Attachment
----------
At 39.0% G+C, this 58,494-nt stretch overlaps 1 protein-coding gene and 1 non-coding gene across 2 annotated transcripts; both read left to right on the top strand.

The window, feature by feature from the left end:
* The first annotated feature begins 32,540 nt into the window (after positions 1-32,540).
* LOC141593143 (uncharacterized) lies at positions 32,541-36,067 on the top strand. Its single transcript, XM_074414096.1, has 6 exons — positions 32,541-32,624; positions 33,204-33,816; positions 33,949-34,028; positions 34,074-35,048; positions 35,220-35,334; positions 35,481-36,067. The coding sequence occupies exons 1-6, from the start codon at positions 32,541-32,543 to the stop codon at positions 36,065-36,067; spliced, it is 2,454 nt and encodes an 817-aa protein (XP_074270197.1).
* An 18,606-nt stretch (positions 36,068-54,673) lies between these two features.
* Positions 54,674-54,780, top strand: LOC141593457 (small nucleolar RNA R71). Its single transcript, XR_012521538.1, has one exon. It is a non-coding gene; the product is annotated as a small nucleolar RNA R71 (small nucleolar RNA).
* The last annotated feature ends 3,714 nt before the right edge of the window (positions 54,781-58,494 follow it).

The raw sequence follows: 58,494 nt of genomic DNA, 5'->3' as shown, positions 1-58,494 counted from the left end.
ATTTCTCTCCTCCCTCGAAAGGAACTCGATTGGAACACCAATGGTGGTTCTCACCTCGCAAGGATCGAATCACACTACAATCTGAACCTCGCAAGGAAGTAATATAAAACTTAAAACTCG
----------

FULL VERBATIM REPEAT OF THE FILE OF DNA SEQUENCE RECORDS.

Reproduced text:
At 39.0% G+C, this 58,494-nt stretch overlaps 1 protein-coding gene and 1 non-coding gene across 2 annotated transcripts; both read left to right on the top strand.

The window, feature by feature from the left end:
* The first annotated feature begins 32,540 nt into the window (after positions 1-32,540).
* LOC141593143 (uncharacterized) lies at positions 32,541-36,067 on the top strand. Its single transcript, XM_074414096.1, has 6 exons — positions 32,541-32,624; positions 33,204-33,816; positions 33,949-34,028; positions 34,074-35,048; positions 35,220-35,334; positions 35,481-36,067. The coding sequence occupies exons 1-6, from the start codon at positions 32,541-32,543 to the stop codon at positions 36,065-36,067; spliced, it is 2,454 nt and encodes an 817-aa protein (XP_074270197.1).
* An 18,606-nt stretch (positions 36,068-54,673) lies between these two features.
* Positions 54,674-54,780, top strand: LOC141593457 (small nucleolar RNA R71). Its single transcript, XR_012521538.1, has one exon. It is a non-coding gene; the product is annotated as a small nucleolar RNA R71 (small nucleolar RNA).
* The last annotated feature ends 3,714 nt before the right edge of the window (positions 54,781-58,494 follow it).

The raw sequence follows: 58,494 nt of genomic DNA, 5'->3' as shown, positions 1-58,494 counted from the left end.
ATTTCTCTCCTCCCTCGAAAGGAACTCGATTGGAACACCAATGGTGGTTCTCACCTCGCAAGGATCGAATCACACTACAATCTGAACCTCGCAAGGAAGTAATATAAAACTTAAAACTCG